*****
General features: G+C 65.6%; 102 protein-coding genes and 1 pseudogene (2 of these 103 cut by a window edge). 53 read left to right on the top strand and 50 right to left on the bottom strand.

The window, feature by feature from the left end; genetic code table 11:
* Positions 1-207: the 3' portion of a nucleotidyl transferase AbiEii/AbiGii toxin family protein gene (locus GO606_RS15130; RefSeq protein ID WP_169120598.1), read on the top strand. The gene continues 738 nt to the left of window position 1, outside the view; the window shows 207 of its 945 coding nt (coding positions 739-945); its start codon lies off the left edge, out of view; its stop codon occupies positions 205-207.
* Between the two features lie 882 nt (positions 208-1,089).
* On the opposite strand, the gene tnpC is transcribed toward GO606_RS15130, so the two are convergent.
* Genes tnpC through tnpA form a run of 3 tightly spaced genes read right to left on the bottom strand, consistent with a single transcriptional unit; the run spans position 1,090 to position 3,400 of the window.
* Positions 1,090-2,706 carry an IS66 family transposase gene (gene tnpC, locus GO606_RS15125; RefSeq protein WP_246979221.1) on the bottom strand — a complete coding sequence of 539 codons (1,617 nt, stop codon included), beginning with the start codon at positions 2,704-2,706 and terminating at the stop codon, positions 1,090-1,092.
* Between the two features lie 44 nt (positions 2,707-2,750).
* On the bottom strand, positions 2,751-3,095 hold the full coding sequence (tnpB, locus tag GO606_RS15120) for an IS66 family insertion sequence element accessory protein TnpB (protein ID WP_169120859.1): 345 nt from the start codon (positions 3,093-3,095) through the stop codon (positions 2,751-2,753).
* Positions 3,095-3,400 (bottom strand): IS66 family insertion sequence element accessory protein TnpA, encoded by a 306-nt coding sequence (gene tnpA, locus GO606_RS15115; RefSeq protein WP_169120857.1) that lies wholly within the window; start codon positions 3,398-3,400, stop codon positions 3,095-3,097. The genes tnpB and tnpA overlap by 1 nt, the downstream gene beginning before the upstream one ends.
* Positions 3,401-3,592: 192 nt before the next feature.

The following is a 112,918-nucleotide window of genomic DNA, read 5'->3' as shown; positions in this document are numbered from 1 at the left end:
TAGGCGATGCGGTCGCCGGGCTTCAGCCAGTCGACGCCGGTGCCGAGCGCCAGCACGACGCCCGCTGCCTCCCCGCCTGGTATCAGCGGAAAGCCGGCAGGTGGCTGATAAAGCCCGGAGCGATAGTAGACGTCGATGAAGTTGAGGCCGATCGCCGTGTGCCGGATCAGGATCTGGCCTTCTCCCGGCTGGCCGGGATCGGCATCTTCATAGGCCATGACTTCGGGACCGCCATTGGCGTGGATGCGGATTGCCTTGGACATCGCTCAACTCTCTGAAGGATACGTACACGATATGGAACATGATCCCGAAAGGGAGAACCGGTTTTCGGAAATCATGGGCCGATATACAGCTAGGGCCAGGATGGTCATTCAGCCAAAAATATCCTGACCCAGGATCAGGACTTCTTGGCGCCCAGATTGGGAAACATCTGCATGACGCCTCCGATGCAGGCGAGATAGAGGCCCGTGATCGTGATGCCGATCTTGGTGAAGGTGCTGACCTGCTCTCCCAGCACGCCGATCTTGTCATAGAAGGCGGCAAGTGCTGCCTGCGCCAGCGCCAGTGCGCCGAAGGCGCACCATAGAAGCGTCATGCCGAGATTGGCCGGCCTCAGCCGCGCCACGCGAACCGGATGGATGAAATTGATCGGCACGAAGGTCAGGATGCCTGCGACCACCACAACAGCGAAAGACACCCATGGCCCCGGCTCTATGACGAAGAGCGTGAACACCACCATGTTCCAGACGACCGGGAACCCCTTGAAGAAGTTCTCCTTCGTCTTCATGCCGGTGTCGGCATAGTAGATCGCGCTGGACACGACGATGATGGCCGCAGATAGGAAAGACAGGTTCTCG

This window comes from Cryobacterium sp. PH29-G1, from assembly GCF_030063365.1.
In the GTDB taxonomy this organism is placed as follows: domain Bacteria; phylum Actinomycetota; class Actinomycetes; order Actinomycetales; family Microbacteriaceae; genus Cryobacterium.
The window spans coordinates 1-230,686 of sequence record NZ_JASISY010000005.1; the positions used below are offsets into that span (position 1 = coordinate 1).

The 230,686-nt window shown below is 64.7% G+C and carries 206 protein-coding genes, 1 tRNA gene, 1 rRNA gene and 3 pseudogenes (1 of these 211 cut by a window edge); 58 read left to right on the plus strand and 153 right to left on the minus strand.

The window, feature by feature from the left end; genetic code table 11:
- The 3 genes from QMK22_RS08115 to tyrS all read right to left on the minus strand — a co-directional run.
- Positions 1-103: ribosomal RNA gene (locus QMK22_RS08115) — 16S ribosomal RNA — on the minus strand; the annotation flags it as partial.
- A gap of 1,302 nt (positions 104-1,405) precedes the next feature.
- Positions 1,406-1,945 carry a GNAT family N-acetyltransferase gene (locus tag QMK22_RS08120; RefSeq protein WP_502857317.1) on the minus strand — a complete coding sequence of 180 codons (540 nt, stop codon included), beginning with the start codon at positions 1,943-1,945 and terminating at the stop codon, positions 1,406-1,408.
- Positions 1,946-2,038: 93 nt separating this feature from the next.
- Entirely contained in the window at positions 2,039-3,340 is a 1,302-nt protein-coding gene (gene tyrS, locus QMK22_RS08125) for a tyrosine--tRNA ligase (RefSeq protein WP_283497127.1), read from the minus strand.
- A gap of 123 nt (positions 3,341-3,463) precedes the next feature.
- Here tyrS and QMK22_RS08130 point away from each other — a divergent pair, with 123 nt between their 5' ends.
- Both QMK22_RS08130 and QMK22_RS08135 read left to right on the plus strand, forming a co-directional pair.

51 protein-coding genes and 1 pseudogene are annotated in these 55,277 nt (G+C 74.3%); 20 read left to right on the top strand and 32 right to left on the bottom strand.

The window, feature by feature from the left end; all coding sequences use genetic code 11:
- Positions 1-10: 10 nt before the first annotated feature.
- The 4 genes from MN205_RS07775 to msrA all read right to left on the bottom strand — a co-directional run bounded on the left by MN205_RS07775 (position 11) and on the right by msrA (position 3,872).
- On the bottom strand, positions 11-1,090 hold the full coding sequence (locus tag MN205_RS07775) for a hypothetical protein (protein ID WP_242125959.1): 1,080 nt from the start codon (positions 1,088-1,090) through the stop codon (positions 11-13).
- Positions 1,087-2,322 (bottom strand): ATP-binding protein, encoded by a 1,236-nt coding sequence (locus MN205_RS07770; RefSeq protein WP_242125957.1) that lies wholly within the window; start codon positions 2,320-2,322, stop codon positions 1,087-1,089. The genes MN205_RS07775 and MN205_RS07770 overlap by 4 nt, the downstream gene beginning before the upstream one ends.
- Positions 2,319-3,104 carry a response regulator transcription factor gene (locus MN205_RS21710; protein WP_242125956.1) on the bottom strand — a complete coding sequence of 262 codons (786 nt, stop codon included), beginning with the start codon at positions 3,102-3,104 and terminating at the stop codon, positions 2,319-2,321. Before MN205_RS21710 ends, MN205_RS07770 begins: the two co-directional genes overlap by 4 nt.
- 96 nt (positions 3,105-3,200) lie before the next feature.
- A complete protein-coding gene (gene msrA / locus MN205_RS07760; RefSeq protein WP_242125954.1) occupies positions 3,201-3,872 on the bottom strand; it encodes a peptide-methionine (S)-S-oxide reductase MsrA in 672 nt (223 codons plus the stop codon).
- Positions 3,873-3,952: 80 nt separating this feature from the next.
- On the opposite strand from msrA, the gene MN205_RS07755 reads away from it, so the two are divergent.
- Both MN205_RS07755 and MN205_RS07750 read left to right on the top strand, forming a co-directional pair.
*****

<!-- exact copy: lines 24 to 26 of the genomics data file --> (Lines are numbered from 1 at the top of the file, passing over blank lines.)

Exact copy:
- Entirely contained in the window at positions 2,039-3,340 is a 1,302-nt protein-coding gene (gene tyrS, locus QMK22_RS08125) for a tyrosine--tRNA ligase (RefSeq protein WP_283497127.1), read from the minus strand.
- A gap of 123 nt (positions 3,341-3,463) precedes the next feature.
- Here tyrS and QMK22_RS08130 point away from each other — a divergent pair, with 123 nt between their 5' ends.